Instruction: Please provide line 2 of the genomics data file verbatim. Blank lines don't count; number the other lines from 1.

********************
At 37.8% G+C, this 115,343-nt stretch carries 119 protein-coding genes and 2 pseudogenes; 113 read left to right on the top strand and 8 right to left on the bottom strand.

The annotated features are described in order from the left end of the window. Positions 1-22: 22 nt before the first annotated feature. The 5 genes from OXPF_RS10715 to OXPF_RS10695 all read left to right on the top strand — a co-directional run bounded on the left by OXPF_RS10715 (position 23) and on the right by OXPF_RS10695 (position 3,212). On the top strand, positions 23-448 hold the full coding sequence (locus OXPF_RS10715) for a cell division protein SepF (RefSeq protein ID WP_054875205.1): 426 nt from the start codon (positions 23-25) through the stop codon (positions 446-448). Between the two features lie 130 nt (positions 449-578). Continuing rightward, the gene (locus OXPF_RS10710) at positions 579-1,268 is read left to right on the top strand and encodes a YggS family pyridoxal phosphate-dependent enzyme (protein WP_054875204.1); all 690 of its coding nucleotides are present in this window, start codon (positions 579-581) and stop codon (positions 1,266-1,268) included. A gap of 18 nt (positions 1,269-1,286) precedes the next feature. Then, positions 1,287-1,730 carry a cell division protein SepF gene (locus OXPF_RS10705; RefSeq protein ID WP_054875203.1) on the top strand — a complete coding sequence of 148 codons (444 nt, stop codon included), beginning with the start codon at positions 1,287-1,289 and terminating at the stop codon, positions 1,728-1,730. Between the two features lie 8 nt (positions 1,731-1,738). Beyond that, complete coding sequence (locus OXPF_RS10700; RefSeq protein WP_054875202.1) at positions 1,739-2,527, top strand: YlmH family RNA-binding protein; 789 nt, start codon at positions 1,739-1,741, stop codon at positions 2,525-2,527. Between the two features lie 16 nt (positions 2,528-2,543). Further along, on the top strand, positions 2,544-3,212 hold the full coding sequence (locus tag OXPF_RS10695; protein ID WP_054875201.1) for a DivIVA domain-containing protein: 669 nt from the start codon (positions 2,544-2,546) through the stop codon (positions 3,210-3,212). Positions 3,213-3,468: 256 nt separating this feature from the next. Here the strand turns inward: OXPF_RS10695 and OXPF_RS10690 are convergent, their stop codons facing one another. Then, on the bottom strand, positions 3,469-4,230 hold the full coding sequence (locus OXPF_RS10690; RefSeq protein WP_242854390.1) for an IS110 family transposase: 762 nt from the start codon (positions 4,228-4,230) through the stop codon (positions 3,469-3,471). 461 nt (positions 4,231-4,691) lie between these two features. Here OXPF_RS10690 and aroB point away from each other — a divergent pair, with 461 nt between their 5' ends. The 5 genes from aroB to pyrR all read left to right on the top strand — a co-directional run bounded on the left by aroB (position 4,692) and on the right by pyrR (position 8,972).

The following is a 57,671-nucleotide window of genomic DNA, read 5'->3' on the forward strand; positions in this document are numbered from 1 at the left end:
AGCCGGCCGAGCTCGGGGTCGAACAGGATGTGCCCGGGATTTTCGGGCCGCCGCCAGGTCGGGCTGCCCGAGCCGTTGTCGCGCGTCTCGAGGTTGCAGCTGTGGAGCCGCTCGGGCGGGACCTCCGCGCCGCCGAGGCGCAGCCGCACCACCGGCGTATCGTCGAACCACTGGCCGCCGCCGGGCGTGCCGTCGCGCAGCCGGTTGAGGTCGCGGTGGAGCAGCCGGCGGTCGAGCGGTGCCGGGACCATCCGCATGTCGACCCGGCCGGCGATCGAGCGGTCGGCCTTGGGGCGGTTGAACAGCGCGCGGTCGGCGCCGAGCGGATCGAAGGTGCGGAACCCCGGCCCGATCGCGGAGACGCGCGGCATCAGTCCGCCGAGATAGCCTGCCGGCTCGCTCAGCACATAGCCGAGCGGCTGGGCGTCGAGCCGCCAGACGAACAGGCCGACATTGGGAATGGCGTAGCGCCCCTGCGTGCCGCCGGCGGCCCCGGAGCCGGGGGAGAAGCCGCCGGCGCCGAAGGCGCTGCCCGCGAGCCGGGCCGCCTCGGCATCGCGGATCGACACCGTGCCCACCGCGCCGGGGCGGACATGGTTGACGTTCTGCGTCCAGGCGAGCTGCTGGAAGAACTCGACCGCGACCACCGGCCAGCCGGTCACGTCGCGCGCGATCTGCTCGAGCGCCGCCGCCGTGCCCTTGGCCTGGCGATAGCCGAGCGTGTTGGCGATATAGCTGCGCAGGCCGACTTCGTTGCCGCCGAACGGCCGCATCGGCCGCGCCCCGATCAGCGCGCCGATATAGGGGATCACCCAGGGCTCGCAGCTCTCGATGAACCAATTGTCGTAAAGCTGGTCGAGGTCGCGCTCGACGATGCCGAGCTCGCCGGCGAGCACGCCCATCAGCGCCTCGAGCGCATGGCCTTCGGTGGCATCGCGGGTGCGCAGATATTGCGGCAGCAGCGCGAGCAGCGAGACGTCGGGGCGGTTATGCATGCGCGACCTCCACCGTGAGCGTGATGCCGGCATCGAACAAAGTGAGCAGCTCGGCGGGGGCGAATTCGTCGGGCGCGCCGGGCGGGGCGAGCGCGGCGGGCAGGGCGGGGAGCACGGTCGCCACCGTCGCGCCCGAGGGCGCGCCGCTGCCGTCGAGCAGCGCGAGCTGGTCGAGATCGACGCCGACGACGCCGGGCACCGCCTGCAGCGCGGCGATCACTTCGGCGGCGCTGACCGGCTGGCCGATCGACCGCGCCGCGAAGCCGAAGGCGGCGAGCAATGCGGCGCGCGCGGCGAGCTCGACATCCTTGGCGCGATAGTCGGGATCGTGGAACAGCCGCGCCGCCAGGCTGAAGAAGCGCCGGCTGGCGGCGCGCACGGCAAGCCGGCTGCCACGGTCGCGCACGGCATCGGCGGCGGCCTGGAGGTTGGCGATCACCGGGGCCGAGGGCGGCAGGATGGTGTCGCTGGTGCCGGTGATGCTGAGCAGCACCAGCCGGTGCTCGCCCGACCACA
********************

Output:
The annotated features are described in order from the left end of the window. Positions 1-22: 22 nt before the first annotated feature. The 5 genes from OXPF_RS10715 to OXPF_RS10695 all read left to right on the top strand — a co-directional run bounded on the left by OXPF_RS10715 (position 23) and on the right by OXPF_RS10695 (position 3,212). On the top strand, positions 23-448 hold the full coding sequence (locus OXPF_RS10715) for a cell division protein SepF (RefSeq protein ID WP_054875205.1): 426 nt from the start codon (positions 23-25) through the stop codon (positions 446-448). Between the two features lie 130 nt (positions 449-578). Continuing rightward, the gene (locus OXPF_RS10710) at positions 579-1,268 is read left to right on the top strand and encodes a YggS family pyridoxal phosphate-dependent enzyme (protein WP_054875204.1); all 690 of its coding nucleotides are present in this window, start codon (positions 579-581) and stop codon (positions 1,266-1,268) included. A gap of 18 nt (positions 1,269-1,286) precedes the next feature. Then, positions 1,287-1,730 carry a cell division protein SepF gene (locus OXPF_RS10705; RefSeq protein ID WP_054875203.1) on the top strand — a complete coding sequence of 148 codons (444 nt, stop codon included), beginning with the start codon at positions 1,287-1,289 and terminating at the stop codon, positions 1,728-1,730. Between the two features lie 8 nt (positions 1,731-1,738). Beyond that, complete coding sequence (locus OXPF_RS10700; RefSeq protein WP_054875202.1) at positions 1,739-2,527, top strand: YlmH family RNA-binding protein; 789 nt, start codon at positions 1,739-1,741, stop codon at positions 2,525-2,527. Between the two features lie 16 nt (positions 2,528-2,543). Further along, on the top strand, positions 2,544-3,212 hold the full coding sequence (locus tag OXPF_RS10695; protein ID WP_054875201.1) for a DivIVA domain-containing protein: 669 nt from the start codon (positions 2,544-2,546) through the stop codon (positions 3,210-3,212). Positions 3,213-3,468: 256 nt separating this feature from the next. Here the strand turns inward: OXPF_RS10695 and OXPF_RS10690 are convergent, their stop codons facing one another. Then, on the bottom strand, positions 3,469-4,230 hold the full coding sequence (locus OXPF_RS10690; RefSeq protein WP_242854390.1) for an IS110 family transposase: 762 nt from the start codon (positions 4,228-4,230) through the stop codon (positions 3,469-3,471). 461 nt (positions 4,231-4,691) lie between these two features. Here OXPF_RS10690 and aroB point away from each other — a divergent pair, with 461 nt between their 5' ends. The 5 genes from aroB to pyrR all read left to right on the top strand — a co-directional run bounded on the left by aroB (position 4,692) and on the right by pyrR (position 8,972).